The chunks of red cake-like material were found at the Seven Site, a part of Nikumaroro which is remote from the village and the main traffic of life on the island. There was an attempt to plant coconuts in the area; we believe that this planting was the source of the water tank which first led us to the site. In the spring of 1940 a human skull was found by a work party. Gerald Gallagher, Officer-In-Charge, later learned of the discovery and conducted a search, during which he found the partial skeleton of a castaway.

WHO

I-Kiribati women did not use cosmetics in the 1930s, and certainly not in colors related to European skin tones. During the Colonial period, very few European women visited Nikumaroro, and none is known to have visited the Seven Site. The Coast Guard personnel did visit the site, but none has reported any use of makeup or other material which might mimic makeup. This leaves the castaway.

Object Descriptions and Reason for Analysis

• OBJECT DESCRIPTIONS (form, material, color, etc): The objects submitted for analysis are archaeological material excavated from the Republic of Kiribati and reference material related to the Kiribati artifacts. They include: artifact 2-8-S-37, a red wafer; artifact 2-8-S-39 (a dark red flat cake with a black crust), and a Mondaine cosmetic case containing two items, a dark pink rouge labeled ‘Medium’ and a very pale pink pressed foundation powder labeled ‘flesh’.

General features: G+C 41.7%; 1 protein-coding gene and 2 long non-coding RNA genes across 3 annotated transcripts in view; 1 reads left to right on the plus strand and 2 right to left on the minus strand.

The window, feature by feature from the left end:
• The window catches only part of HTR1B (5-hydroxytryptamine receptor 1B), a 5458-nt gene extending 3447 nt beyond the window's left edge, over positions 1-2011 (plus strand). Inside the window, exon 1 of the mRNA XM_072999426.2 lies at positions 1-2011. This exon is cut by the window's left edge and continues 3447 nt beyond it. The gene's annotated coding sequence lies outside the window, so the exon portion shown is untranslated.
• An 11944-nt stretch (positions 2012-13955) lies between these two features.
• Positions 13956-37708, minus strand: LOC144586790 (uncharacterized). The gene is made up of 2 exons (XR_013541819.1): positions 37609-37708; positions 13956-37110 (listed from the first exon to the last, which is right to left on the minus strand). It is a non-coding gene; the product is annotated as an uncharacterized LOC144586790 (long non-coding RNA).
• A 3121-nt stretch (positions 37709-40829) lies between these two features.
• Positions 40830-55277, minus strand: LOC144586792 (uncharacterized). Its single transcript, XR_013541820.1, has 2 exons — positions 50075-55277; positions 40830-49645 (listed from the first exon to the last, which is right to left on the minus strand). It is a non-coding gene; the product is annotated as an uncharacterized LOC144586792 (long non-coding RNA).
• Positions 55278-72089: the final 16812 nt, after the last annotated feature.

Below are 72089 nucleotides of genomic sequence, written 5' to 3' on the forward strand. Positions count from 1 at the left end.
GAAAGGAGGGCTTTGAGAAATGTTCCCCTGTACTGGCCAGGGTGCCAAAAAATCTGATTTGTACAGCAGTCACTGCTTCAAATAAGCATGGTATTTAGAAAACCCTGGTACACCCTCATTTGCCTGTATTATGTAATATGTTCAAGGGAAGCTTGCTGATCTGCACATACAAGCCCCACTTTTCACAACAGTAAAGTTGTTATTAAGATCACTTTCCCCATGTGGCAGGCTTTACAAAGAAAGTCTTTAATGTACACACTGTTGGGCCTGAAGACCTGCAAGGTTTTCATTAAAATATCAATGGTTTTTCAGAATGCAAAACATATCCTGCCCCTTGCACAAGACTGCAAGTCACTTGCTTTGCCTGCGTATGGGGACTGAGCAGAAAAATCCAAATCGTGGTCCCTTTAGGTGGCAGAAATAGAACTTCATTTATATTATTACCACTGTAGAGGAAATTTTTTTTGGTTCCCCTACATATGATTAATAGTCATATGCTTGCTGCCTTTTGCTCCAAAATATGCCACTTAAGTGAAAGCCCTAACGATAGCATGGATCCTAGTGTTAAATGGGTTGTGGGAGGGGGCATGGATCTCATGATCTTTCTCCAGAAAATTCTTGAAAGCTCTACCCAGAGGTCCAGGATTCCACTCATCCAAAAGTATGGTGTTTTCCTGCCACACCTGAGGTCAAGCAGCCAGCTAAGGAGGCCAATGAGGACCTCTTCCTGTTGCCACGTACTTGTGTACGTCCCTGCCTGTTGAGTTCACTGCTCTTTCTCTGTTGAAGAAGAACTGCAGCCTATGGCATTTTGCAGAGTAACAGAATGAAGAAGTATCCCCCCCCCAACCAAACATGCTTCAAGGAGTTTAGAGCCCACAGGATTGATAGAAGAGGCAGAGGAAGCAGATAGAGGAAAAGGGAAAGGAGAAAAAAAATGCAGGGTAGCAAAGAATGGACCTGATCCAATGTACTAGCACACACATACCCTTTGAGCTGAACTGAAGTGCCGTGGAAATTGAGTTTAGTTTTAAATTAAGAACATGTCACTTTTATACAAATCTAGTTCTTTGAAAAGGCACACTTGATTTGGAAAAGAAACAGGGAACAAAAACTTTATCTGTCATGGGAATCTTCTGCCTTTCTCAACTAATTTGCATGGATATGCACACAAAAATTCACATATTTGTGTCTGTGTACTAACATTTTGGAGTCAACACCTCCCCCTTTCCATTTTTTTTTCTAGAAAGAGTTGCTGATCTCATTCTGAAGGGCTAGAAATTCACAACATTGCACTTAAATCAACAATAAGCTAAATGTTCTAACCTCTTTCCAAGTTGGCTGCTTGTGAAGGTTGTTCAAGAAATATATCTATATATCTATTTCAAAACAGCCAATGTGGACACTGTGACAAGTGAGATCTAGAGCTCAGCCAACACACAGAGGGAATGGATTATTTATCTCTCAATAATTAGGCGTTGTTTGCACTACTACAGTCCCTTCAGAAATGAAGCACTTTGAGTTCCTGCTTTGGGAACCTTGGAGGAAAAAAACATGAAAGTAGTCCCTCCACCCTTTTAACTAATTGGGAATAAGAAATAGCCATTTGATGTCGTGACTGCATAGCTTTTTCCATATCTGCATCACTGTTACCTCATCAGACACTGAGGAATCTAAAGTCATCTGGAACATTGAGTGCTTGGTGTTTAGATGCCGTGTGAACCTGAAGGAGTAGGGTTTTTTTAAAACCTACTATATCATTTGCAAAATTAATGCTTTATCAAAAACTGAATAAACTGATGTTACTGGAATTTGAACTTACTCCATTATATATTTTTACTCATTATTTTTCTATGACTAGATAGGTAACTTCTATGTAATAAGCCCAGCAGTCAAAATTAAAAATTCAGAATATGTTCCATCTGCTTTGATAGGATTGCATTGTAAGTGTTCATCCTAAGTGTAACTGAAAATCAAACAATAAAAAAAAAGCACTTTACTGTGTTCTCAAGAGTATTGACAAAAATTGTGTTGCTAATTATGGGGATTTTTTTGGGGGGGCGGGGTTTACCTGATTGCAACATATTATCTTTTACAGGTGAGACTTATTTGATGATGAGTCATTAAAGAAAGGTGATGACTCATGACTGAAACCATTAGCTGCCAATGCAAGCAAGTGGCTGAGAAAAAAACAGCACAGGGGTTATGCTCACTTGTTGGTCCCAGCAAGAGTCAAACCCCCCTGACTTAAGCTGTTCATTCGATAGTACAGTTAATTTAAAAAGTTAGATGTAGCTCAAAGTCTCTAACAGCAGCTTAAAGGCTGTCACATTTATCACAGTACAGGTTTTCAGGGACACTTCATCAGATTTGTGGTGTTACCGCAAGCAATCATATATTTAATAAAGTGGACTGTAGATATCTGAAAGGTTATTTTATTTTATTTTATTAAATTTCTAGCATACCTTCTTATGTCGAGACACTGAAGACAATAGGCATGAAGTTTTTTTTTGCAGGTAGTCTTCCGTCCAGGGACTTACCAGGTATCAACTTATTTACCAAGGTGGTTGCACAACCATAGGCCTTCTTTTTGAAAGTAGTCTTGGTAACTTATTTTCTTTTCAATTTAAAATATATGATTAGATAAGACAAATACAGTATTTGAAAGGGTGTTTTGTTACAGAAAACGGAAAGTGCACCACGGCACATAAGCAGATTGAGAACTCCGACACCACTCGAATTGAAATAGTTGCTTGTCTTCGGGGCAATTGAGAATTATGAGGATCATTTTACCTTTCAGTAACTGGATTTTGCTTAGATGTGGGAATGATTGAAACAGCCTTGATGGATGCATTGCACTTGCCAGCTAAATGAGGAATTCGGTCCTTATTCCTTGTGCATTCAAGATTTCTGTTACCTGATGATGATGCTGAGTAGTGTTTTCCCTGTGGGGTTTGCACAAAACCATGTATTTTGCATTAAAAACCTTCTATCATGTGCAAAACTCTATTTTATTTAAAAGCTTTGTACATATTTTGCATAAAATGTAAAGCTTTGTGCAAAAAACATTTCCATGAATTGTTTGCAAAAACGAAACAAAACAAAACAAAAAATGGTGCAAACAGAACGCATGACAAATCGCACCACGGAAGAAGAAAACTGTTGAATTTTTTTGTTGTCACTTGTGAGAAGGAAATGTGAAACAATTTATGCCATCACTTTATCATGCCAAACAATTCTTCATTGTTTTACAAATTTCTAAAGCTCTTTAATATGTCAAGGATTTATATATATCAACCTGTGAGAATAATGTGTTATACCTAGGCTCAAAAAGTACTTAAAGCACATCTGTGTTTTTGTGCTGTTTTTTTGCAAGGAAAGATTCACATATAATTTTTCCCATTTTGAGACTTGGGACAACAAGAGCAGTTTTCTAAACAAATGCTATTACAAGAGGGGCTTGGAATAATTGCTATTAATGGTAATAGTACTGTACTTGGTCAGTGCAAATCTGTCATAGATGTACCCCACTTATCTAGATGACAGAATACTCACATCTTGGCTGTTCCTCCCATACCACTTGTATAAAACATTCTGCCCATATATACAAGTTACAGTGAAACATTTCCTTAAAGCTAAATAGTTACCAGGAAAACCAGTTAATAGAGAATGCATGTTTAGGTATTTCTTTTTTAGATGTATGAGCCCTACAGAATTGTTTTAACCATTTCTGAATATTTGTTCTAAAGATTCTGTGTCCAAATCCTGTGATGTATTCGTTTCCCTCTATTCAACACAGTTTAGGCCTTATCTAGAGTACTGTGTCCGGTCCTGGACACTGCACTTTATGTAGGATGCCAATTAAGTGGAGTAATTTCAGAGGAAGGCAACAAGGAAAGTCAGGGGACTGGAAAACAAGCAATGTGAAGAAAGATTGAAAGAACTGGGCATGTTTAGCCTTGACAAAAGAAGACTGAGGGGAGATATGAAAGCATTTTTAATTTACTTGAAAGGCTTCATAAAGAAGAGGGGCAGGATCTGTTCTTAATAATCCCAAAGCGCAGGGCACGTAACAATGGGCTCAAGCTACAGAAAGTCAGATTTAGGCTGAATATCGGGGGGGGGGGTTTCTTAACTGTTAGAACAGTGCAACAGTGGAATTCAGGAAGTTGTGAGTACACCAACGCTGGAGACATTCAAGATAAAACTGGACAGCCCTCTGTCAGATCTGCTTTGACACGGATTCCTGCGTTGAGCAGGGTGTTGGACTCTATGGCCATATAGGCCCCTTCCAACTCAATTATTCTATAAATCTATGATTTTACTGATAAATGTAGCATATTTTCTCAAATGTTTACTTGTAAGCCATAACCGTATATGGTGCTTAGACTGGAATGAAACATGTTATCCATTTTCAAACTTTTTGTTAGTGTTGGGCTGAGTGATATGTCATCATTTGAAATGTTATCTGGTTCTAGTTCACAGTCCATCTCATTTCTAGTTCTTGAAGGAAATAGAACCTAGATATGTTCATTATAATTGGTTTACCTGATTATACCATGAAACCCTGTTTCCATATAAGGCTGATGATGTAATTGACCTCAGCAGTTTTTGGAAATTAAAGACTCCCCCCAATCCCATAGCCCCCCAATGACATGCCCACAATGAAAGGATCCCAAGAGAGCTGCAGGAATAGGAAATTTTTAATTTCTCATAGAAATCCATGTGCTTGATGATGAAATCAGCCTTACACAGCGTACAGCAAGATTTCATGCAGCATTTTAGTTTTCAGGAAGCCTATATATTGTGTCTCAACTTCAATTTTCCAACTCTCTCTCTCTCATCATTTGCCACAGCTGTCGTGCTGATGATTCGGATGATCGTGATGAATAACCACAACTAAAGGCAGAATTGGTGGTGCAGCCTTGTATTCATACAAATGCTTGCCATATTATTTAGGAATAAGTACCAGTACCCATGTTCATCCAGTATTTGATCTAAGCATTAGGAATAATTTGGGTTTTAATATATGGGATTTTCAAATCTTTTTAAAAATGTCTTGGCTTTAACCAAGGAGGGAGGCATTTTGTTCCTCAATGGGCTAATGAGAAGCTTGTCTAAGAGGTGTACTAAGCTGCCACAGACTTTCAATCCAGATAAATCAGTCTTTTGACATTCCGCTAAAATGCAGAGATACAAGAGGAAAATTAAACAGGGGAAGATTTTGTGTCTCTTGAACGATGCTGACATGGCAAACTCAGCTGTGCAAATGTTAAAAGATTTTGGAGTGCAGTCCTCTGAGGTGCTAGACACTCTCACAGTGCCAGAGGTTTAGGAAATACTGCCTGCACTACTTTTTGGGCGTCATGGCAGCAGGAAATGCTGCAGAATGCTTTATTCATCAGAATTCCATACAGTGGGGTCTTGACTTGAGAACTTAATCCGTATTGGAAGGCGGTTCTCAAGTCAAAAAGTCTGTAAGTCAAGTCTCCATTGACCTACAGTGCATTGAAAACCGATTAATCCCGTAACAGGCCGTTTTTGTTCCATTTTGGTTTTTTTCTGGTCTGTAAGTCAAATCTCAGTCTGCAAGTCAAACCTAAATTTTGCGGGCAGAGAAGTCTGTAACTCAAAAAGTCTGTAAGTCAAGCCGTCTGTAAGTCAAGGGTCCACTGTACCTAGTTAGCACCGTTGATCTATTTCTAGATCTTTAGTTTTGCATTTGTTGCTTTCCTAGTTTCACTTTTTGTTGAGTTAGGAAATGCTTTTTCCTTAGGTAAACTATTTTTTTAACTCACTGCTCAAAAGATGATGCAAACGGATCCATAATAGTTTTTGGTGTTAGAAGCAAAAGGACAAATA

• REASON FOR ANALYSIS: Could these objects have an early twentieth-century American provenance? Could they have been manufactured prior to 7/2/37? Specific questions include: Is the composition of the red concretion consistent with that of a cosmetic? If so, is its composition consistent with an early twentieth-century provenance? What is the composition of the two cosmetics in the Mondaine compact? How do they relate to the composition of the red cake-like material found on the Kiribati site?

• SAMPLING: Microgram sized samples were removed from the ‘medium’ and ‘flesh’ powders in the compact for FTIR and Raman analysis using a #11 steel scalpel blade. Samples were removed from the black concretion on the red cake for FTIR analysis also using a size 11 steel scalpel blade. All samples for chemical analysis were transferred to glass containers to prevent contamination prior to analysis. All other analyses were performed nondestructively.

• ANALYSIS PROTOCOL: X-ray fluorescence analysis was used to identify the elemental compositions of the red cakes and the Mondaine compact contents. Fourier transform infrared spectroscopy (FTIR) was used to identify the molecular composition of the Mondaine compact contents and the black crust on the red cake. Raman spectroscopy was used to identify the molecular composition of the Mondaine compact contents and the red cakes.

Click HERE for a PDF of Report 71. (2.1 MB)
Click HERE for a PDF of Report 88. (2.2 MB)